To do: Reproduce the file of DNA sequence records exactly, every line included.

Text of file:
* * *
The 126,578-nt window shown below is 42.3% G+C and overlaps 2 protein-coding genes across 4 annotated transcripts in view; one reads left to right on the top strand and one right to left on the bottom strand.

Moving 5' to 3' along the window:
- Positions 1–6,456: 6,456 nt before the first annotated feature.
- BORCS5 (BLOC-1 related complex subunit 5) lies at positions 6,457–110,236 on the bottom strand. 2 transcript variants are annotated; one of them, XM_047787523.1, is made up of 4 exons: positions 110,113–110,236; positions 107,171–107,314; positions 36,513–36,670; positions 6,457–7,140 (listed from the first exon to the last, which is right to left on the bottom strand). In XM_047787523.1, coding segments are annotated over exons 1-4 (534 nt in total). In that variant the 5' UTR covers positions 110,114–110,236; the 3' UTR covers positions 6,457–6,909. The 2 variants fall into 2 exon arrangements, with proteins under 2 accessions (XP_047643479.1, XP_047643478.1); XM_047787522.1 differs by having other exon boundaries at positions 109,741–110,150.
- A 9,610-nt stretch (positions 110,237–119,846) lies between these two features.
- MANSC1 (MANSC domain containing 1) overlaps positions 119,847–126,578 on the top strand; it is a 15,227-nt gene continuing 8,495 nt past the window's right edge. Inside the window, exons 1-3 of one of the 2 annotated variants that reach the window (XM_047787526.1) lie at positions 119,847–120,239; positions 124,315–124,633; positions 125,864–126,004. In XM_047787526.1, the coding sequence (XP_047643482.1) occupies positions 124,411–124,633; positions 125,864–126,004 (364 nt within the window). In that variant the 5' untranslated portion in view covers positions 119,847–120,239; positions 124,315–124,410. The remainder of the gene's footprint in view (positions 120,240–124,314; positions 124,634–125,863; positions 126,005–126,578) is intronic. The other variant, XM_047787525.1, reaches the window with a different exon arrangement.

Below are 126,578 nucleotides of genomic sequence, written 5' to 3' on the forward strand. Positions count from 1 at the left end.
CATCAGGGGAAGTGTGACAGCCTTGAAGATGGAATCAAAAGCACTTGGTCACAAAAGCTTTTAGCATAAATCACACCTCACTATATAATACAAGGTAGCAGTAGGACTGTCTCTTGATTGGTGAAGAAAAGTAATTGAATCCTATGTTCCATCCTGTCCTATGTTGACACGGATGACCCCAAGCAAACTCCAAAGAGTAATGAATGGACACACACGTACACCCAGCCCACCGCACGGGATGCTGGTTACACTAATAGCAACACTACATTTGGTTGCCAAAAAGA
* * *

The 126,578-nt window shown below is 42.3% G+C and overlaps 2 protein-coding genes across 4 annotated transcripts in view; one reads left to right on the top strand and one right to left on the bottom strand.

Moving 5' to 3' along the window:
- Positions 1–6,456: 6,456 nt before the first annotated feature.
- BORCS5 (BLOC-1 related complex subunit 5) lies at positions 6,457–110,236 on the bottom strand. 2 transcript variants are annotated; one of them, XM_047787523.1, is made up of 4 exons: positions 110,113–110,236; positions 107,171–107,314; positions 36,513–36,670; positions 6,457–7,140 (listed from the first exon to the last, which is right to left on the bottom strand). In XM_047787523.1, coding segments are annotated over exons 1-4 (534 nt in total). In that variant the 5' UTR covers positions 110,114–110,236; the 3' UTR covers positions 6,457–6,909. The 2 variants fall into 2 exon arrangements, with proteins under 2 accessions (XP_047643479.1, XP_047643478.1); XM_047787522.1 differs by having other exon boundaries at positions 109,741–110,150.
- A 9,610-nt stretch (positions 110,237–119,846) lies between these two features.
- MANSC1 (MANSC domain containing 1) overlaps positions 119,847–126,578 on the top strand; it is a 15,227-nt gene continuing 8,495 nt past the window's right edge. Inside the window, exons 1-3 of one of the 2 annotated variants that reach the window (XM_047787526.1) lie at positions 119,847–120,239; positions 124,315–124,633; positions 125,864–126,004. In XM_047787526.1, the coding sequence (XP_047643482.1) occupies positions 124,411–124,633; positions 125,864–126,004 (364 nt within the window). In that variant the 5' untranslated portion in view covers positions 119,847–120,239; positions 124,315–124,410. The remainder of the gene's footprint in view (positions 120,240–124,314; positions 124,634–125,863; positions 126,005–126,578) is intronic. The other variant, XM_047787525.1, reaches the window with a different exon arrangement.

Below are 126,578 nucleotides of genomic sequence, written 5' to 3' on the forward strand. Positions count from 1 at the left end.
CATCAGGGGAAGTGTGACAGCCTTGAAGATGGAATCAAAAGCACTTGGTCACAAAAGCTTTTAGCATAAATCACACCTCACTATATAATACAAGGTAGCAGTAGGACTGTCTCTTGATTGGTGAAGAAAAGTAATTGAATCCTATGTTCCATCCTGTCCTATGTTGACACGGATGACCCCAAGCAAACTCCAAAGAGTAATGAATGGACACACACGTACACCCAGCCCACCGCACGGGATGCTGGTTACACTAATAGCAACACTACATTTGGTTGCCAAAAAGA